Although National Beverage's 52% gain so far in 2021 is no match for the stratospheric rise in GameStop's (GME -4.79%) shares, which are up 685% year to date, the owner of La Croix sparkling water is also a heavily shorted stock with nearly two-thirds of its shares outstanding sold short.
The short interest ratio in National Beverage, or the number of days it would take short-sellers to cover their position, is a hefty 27 days (anything over seven days is considered a lot), which suggests short-sellers are being squeezed.
A squeeze occurs when a rise in the stock price leads short-sellers to buy back their shares at higher prices, fueling a further rise in the stock price, which causes more short-sellers to cover their positions.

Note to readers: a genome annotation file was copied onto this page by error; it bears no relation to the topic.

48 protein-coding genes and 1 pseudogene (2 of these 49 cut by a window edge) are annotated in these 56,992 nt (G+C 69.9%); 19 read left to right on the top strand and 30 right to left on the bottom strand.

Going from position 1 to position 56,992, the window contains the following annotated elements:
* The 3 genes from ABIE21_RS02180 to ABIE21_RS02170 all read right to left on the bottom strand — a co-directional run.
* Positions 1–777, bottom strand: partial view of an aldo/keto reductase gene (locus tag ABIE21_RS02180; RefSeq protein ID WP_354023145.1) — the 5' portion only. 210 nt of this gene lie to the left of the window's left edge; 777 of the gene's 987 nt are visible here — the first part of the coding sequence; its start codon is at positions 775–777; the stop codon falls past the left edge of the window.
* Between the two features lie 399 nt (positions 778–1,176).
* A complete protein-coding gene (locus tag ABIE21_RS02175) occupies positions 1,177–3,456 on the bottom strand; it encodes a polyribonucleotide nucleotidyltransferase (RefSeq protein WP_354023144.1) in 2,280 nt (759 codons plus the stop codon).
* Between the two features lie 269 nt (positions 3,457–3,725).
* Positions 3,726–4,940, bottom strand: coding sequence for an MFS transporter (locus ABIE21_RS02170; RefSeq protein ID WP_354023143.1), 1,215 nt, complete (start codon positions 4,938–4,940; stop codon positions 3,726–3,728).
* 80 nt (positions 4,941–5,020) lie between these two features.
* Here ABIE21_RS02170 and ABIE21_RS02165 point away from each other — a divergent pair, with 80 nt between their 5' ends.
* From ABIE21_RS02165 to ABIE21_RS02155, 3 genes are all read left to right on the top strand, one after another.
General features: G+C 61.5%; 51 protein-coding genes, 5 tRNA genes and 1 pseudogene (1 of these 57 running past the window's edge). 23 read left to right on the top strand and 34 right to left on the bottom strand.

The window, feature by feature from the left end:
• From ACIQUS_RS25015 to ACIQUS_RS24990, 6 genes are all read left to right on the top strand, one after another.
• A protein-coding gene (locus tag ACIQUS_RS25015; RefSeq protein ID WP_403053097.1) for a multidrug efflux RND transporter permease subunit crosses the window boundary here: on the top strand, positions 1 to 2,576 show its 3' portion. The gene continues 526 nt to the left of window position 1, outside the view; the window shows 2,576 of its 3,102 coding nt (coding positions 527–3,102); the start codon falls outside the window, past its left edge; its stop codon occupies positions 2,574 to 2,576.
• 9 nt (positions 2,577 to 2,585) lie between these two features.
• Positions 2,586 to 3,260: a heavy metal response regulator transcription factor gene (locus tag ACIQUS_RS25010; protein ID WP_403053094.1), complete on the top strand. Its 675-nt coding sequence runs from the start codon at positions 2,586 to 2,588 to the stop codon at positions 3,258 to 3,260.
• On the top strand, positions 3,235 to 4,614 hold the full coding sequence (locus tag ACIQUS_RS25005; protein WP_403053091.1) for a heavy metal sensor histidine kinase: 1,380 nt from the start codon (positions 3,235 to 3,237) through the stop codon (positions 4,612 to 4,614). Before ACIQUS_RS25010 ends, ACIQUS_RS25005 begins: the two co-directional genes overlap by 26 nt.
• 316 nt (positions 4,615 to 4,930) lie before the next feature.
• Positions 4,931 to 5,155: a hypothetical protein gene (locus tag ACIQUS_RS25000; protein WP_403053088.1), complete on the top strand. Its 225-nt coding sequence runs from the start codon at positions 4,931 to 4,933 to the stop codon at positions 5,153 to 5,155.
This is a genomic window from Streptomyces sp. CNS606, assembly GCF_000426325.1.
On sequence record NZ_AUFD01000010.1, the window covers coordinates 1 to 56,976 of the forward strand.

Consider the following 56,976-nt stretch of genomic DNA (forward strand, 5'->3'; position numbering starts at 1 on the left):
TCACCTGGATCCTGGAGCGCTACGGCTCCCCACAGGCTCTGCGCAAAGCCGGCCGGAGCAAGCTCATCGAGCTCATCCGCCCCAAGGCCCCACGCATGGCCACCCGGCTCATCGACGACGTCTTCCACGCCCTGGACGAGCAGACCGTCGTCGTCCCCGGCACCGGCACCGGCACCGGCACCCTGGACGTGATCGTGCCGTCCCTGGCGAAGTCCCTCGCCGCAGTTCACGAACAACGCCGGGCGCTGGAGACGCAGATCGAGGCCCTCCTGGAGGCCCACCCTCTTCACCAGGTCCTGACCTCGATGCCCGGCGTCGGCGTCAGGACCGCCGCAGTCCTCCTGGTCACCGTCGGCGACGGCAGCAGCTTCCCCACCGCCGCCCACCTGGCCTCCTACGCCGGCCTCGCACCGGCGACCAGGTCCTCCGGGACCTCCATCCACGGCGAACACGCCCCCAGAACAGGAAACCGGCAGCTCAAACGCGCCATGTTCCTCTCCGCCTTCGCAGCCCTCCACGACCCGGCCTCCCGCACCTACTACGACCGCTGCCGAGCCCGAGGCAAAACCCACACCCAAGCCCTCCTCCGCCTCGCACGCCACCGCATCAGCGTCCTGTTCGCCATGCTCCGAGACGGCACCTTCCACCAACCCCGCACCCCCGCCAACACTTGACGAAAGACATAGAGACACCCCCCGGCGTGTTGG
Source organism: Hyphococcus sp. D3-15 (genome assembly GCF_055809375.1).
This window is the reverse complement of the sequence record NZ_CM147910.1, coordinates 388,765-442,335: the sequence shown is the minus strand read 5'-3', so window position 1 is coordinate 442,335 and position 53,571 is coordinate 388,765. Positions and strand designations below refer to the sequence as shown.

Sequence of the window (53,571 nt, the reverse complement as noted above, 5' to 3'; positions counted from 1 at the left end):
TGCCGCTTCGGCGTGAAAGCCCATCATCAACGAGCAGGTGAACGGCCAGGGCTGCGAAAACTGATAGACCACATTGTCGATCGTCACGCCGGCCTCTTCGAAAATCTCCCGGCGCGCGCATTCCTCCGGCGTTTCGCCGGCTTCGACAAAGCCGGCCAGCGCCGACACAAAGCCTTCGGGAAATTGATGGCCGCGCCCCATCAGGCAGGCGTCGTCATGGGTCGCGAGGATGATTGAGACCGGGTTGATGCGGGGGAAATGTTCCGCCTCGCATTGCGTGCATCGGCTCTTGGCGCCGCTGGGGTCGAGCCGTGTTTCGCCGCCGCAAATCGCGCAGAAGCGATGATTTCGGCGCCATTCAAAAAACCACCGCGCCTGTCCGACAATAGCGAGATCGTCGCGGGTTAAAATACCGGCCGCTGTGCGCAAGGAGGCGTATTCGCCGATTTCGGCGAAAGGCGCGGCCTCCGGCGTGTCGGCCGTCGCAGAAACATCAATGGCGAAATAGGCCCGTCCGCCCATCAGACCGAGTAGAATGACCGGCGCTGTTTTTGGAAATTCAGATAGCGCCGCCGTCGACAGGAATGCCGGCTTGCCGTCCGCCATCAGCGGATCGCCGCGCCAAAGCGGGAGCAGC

In GameStop's case, prominent short-sellers have finally cried uncle and have completely abandoned the stock. Noted short-seller Andrew Left of Citron Research told YouTube viewers yesterday he had covered his position at "a loss of 100%."
That might not happen with National Beverage, but as old short-sellers get squeezed out, because the monumental jump in the price of the stock is not based on fundamentals, new short-sellers might end up coming in.